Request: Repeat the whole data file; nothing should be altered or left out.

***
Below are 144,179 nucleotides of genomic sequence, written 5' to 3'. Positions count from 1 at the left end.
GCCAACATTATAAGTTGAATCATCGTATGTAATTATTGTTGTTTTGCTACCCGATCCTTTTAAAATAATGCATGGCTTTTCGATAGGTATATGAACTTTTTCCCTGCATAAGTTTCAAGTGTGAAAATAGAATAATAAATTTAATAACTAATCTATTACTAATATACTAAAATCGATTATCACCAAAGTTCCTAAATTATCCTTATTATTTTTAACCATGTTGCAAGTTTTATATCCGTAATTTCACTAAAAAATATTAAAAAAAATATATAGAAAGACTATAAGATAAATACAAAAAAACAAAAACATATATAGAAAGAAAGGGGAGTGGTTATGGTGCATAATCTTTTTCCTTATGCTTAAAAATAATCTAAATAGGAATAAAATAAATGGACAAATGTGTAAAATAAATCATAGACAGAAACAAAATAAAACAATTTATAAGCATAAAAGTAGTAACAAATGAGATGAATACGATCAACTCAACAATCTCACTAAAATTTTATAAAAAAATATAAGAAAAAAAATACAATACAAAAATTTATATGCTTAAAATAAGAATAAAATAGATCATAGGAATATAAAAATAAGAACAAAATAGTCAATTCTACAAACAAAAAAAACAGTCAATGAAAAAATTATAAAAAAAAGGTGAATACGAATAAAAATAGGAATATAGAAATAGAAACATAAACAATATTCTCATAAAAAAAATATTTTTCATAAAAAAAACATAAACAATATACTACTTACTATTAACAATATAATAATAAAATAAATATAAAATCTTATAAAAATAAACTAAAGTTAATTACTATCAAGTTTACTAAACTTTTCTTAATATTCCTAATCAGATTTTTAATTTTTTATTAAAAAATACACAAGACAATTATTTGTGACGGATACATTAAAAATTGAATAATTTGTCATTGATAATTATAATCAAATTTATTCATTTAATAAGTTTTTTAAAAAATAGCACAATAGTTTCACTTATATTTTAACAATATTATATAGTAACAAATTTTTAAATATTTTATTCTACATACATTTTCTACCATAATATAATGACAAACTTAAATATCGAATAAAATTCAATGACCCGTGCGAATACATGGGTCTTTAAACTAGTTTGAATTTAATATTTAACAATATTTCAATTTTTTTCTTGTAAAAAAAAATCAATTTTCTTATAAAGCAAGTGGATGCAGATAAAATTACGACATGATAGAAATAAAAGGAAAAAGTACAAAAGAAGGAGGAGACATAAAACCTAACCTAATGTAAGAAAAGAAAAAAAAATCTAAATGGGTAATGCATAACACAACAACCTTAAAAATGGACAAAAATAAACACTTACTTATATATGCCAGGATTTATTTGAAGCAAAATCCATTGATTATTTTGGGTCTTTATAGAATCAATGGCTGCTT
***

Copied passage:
Below are 144,179 nucleotides of genomic sequence, written 5' to 3'. Positions count from 1 at the left end.
GCCAACATTATAAGTTGAATCATCGTATGTAATTATTGTTGTTTTGCTACCCGATCCTTTTAAAATAATGCATGGCTTTTCGATAGGTATATGAACTTTTTCCCTGCATAAGTTTCAAGTGTGAAAATAGAATAATAAATTTAATAACTAATCTATTACTAATATACTAAAATCGATTATCACCAAAGTTCCTAAATTATCCTTATTATTTTTAACCATGTTGCAAGTTTTATATCCGTAATTTCACTAAAAAATATTAAAAAAAATATATAGAAAGACTATAAGATAAATACAAAAAAACAAAAACATATATAGAAAGAAAGGGGAGTGGTTATGGTGCATAATCTTTTTCCTTATGCTTAAAAATAATCTAAATAGGAATAAAATAAATGGACAAATGTGTAAAATAAATCATAGACAGAAACAAAATAAAACAATTTATAAGCATAAAAGTAGTAACAAATGAGATGAATACGATCAACTCAACAATCTCACTAAAATTTTATAAAAAAATATAAGAAAAAAAATACAATACAAAAATTTATATGCTTAAAATAAGAATAAAATAGATCATAGGAATATAAAAATAAGAACAAAATAGTCAATTCTACAAACAAAAAAAACAGTCAATGAAAAAATTATAAAAAAAAGGTGAATACGAATAAAAATAGGAATATAGAAATAGAAACATAAACAATATTCTCATAAAAAAAATATTTTTCATAAAAAAAACATAAACAATATACTACTTACTATTAACAATATAATAATAAAATAAATATAAAATCTTATAAAAATAAACTAAAGTTAATTACTATCAAGTTTACTAAACTTTTCTTAATATTCCTAATCAGATTTTTAATTTTTTATTAAAAAATACACAAGACAATTATTTGTGACGGATACATTAAAAATTGAATAATTTGTCATTGATAATTATAATCAAATTTATTCATTTAATAAGTTTTTTAAAAAATAGCACAATAGTTTCACTTATATTTTAACAATATTATATAGTAACAAATTTTTAAATATTTTATTCTACATACATTTTCTACCATAATATAATGACAAACTTAAATATCGAATAAAATTCAATGACCCGTGCGAATACATGGGTCTTTAAACTAGTTTGAATTTAATATTTAACAATATTTCAATTTTTTTCTTGTAAAAAAAAATCAATTTTCTTATAAAGCAAGTGGATGCAGATAAAATTACGACATGATAGAAATAAAAGGAAAAAGTACAAAAGAAGGAGGAGACATAAAACCTAACCTAATGTAAGAAAAGAAAAAAAAATCTAAATGGGTAATGCATAACACAACAACCTTAAAAATGGACAAAAATAAACACTTACTTATATATGCCAGGATTTATTTGAAGCAAAATCCATTGATTATTTTGGGTCTTTATAGAATCAATGGCTGCTT